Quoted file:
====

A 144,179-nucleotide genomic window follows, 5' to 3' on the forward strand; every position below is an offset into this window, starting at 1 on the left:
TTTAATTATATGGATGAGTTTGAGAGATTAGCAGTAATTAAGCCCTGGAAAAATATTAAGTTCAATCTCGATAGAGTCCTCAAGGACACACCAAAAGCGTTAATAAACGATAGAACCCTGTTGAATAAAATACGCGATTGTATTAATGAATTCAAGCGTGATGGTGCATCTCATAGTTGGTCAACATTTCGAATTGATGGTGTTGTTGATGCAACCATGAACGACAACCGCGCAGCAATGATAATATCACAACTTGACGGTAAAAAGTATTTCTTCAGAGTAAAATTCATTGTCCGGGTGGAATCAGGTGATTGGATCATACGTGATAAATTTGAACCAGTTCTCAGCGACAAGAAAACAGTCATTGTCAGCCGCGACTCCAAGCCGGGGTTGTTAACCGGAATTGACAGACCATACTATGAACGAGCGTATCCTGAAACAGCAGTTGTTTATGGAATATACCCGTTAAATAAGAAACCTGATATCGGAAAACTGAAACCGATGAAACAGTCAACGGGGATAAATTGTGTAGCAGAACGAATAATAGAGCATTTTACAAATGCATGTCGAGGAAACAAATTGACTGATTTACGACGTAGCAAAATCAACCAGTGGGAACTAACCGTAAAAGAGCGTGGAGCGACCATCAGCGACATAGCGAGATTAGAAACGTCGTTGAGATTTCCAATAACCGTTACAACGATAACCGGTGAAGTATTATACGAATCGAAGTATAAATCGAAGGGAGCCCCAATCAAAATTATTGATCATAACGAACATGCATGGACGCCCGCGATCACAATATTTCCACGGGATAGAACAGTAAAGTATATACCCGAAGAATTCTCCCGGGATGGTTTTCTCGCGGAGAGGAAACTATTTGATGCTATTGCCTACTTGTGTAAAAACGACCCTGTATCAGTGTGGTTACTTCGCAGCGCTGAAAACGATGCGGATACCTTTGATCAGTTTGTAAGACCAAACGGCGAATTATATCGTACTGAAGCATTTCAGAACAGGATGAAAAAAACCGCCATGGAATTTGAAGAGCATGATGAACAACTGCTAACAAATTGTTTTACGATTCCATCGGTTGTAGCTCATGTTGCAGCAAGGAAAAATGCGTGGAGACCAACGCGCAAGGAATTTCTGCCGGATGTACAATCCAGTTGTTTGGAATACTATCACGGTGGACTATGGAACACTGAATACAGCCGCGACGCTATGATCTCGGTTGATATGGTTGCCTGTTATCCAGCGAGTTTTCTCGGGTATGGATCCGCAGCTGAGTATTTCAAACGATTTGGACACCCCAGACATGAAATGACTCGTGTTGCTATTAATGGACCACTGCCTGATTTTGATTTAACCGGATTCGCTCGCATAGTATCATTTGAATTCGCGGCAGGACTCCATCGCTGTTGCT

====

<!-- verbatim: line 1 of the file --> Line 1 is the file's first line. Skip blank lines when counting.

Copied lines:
A 144,179-nucleotide genomic window follows, 5' to 3' on the forward strand; every position below is an offset into this window, starting at 1 on the left: